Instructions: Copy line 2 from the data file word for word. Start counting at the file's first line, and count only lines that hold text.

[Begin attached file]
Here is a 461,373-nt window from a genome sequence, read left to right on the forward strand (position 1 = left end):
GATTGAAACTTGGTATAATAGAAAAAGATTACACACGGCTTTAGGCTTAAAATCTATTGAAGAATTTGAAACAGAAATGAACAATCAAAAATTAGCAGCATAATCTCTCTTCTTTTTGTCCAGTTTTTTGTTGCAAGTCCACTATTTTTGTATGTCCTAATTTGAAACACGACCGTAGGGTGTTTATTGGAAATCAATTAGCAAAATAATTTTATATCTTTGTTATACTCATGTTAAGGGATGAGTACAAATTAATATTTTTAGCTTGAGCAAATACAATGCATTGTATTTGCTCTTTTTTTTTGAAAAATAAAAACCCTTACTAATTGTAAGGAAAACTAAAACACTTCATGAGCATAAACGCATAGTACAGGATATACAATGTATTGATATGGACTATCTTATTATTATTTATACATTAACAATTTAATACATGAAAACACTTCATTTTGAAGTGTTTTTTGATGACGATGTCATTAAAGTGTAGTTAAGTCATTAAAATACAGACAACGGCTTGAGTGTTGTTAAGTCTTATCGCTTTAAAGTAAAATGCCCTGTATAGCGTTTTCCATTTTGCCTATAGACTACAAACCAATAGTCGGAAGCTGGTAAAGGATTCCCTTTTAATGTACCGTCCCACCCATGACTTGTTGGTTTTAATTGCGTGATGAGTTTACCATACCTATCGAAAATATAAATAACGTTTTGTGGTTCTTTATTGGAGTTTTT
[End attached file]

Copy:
GATTGAAACTTGGTATAATAGAAAAAGATTACACACGGCTTTAGGCTTAAAATCTATTGAAGAATTTGAAACAGAAATGAACAATCAAAAATTAGCAGCATAATCTCTCTTCTTTTTGTCCAGTTTTTTGTTGCAAGTCCACTATTTTTGTATGTCCTAATTTGAAACACGACCGTAGGGTGTTTATTGGAAATCAATTAGCAAAATAATTTTATATCTTTGTTATACTCATGTTAAGGGATGAGTACAAATTAATATTTTTAGCTTGAGCAAATACAATGCATTGTATTTGCTCTTTTTTTTTGAAAAATAAAAACCCTTACTAATTGTAAGGAAAACTAAAACACTTCATGAGCATAAACGCATAGTACAGGATATACAATGTATTGATATGGACTATCTTATTATTATTTATACATTAACAATTTAATACATGAAAACACTTCATTTTGAAGTGTTTTTTGATGACGATGTCATTAAAGTGTAGTTAAGTCATTAAAATACAGACAACGGCTTGAGTGTTGTTAAGTCTTATCGCTTTAAAGTAAAATGCCCTGTATAGCGTTTTCCATTTTGCCTATAGACTACAAACCAATAGTCGGAAGCTGGTAAAGGATTCCCTTTTAATGTACCGTCCCACCCATGACTTGTTGGTTTTAATTGCGTGATGAGTTTACCATACCTATCGAAAATATAAATAACGTTTTGTGGTTCTTTATTGGAGTTTTT